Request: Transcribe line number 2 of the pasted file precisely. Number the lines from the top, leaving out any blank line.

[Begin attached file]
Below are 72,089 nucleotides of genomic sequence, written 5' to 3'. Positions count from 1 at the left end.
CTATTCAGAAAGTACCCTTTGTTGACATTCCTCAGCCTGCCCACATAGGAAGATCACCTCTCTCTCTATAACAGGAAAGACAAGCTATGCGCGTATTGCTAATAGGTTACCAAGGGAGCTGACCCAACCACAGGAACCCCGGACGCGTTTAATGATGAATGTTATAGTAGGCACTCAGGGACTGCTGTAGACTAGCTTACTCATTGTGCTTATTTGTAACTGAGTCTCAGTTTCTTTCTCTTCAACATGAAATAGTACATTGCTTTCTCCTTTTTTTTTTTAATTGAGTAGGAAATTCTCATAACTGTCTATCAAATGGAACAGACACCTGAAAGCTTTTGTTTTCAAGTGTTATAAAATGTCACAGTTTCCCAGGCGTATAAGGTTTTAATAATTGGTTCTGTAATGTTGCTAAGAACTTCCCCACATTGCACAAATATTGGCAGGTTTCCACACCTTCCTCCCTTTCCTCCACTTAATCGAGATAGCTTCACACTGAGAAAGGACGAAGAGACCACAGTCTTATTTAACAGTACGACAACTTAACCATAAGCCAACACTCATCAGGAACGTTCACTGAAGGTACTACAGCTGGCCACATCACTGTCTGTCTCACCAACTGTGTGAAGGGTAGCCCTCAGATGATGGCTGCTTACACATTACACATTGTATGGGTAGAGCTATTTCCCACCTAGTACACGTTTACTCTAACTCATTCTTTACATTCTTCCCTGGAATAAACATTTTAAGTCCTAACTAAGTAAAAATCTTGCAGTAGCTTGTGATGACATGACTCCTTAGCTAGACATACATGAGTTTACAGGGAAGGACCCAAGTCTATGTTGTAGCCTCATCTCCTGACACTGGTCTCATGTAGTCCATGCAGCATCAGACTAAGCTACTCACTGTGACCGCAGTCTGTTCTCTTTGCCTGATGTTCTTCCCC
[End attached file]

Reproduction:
CTATTCAGAAAGTACCCTTTGTTGACATTCCTCAGCCTGCCCACATAGGAAGATCACCTCTCTCTCTATAACAGGAAAGACAAGCTATGCGCGTATTGCTAATAGGTTACCAAGGGAGCTGACCCAACCACAGGAACCCCGGACGCGTTTAATGATGAATGTTATAGTAGGCACTCAGGGACTGCTGTAGACTAGCTTACTCATTGTGCTTATTTGTAACTGAGTCTCAGTTTCTTTCTCTTCAACATGAAATAGTACATTGCTTTCTCCTTTTTTTTTTTAATTGAGTAGGAAATTCTCATAACTGTCTATCAAATGGAACAGACACCTGAAAGCTTTTGTTTTCAAGTGTTATAAAATGTCACAGTTTCCCAGGCGTATAAGGTTTTAATAATTGGTTCTGTAATGTTGCTAAGAACTTCCCCACATTGCACAAATATTGGCAGGTTTCCACACCTTCCTCCCTTTCCTCCACTTAATCGAGATAGCTTCACACTGAGAAAGGACGAAGAGACCACAGTCTTATTTAACAGTACGACAACTTAACCATAAGCCAACACTCATCAGGAACGTTCACTGAAGGTACTACAGCTGGCCACATCACTGTCTGTCTCACCAACTGTGTGAAGGGTAGCCCTCAGATGATGGCTGCTTACACATTACACATTGTATGGGTAGAGCTATTTCCCACCTAGTACACGTTTACTCTAACTCATTCTTTACATTCTTCCCTGGAATAAACATTTTAAGTCCTAACTAAGTAAAAATCTTGCAGTAGCTTGTGATGACATGACTCCTTAGCTAGACATACATGAGTTTACAGGGAAGGACCCAAGTCTATGTTGTAGCCTCATCTCCTGACACTGGTCTCATGTAGTCCATGCAGCATCAGACTAAGCTACTCACTGTGACCGCAGTCTGTTCTCTTTGCCTGATGTTCTTCCCC